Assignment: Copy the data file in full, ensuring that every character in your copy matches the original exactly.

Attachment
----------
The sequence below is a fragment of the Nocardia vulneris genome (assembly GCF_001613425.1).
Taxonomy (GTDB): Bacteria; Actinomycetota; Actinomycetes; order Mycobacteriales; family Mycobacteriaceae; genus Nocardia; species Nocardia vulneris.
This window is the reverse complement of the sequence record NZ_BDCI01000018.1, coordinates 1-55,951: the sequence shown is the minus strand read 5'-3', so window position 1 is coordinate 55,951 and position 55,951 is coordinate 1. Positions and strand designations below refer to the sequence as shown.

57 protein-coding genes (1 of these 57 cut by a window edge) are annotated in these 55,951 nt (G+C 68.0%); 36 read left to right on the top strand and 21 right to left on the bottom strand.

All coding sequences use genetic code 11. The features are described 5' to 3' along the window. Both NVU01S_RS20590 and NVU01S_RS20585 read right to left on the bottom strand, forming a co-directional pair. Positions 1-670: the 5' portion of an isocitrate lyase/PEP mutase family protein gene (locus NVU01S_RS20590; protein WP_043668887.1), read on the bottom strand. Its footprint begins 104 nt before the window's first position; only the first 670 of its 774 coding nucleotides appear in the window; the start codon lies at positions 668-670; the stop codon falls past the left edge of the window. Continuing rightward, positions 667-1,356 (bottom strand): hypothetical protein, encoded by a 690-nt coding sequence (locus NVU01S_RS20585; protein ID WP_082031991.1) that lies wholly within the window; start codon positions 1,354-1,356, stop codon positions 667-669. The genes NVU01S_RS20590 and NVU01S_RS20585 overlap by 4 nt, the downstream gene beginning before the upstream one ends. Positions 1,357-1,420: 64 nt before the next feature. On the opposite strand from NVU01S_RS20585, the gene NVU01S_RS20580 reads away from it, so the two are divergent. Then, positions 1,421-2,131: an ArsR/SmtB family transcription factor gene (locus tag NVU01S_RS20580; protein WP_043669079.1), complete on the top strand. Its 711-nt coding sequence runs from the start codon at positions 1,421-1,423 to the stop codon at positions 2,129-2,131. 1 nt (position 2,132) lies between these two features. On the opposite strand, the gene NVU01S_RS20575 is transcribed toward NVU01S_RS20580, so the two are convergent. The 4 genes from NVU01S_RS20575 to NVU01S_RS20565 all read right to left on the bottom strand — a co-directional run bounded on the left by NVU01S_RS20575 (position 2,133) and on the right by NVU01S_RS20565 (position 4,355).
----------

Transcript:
The sequence below is a fragment of the Nocardia vulneris genome (assembly GCF_001613425.1).
Taxonomy (GTDB): Bacteria; Actinomycetota; Actinomycetes; order Mycobacteriales; family Mycobacteriaceae; genus Nocardia; species Nocardia vulneris.
This window is the reverse complement of the sequence record NZ_BDCI01000018.1, coordinates 1-55,951: the sequence shown is the minus strand read 5'-3', so window position 1 is coordinate 55,951 and position 55,951 is coordinate 1. Positions and strand designations below refer to the sequence as shown.

57 protein-coding genes (1 of these 57 cut by a window edge) are annotated in these 55,951 nt (G+C 68.0%); 36 read left to right on the top strand and 21 right to left on the bottom strand.

All coding sequences use genetic code 11. The features are described 5' to 3' along the window. Both NVU01S_RS20590 and NVU01S_RS20585 read right to left on the bottom strand, forming a co-directional pair. Positions 1-670: the 5' portion of an isocitrate lyase/PEP mutase family protein gene (locus NVU01S_RS20590; protein WP_043668887.1), read on the bottom strand. Its footprint begins 104 nt before the window's first position; only the first 670 of its 774 coding nucleotides appear in the window; the start codon lies at positions 668-670; the stop codon falls past the left edge of the window. Continuing rightward, positions 667-1,356 (bottom strand): hypothetical protein, encoded by a 690-nt coding sequence (locus NVU01S_RS20585; protein ID WP_082031991.1) that lies wholly within the window; start codon positions 1,354-1,356, stop codon positions 667-669. The genes NVU01S_RS20590 and NVU01S_RS20585 overlap by 4 nt, the downstream gene beginning before the upstream one ends. Positions 1,357-1,420: 64 nt before the next feature. On the opposite strand from NVU01S_RS20585, the gene NVU01S_RS20580 reads away from it, so the two are divergent. Then, positions 1,421-2,131: an ArsR/SmtB family transcription factor gene (locus tag NVU01S_RS20580; protein WP_043669079.1), complete on the top strand. Its 711-nt coding sequence runs from the start codon at positions 1,421-1,423 to the stop codon at positions 2,129-2,131. 1 nt (position 2,132) lies between these two features. On the opposite strand, the gene NVU01S_RS20575 is transcribed toward NVU01S_RS20580, so the two are convergent. The 4 genes from NVU01S_RS20575 to NVU01S_RS20565 all read right to left on the bottom strand — a co-directional run bounded on the left by NVU01S_RS20575 (position 2,133) and on the right by NVU01S_RS20565 (position 4,355).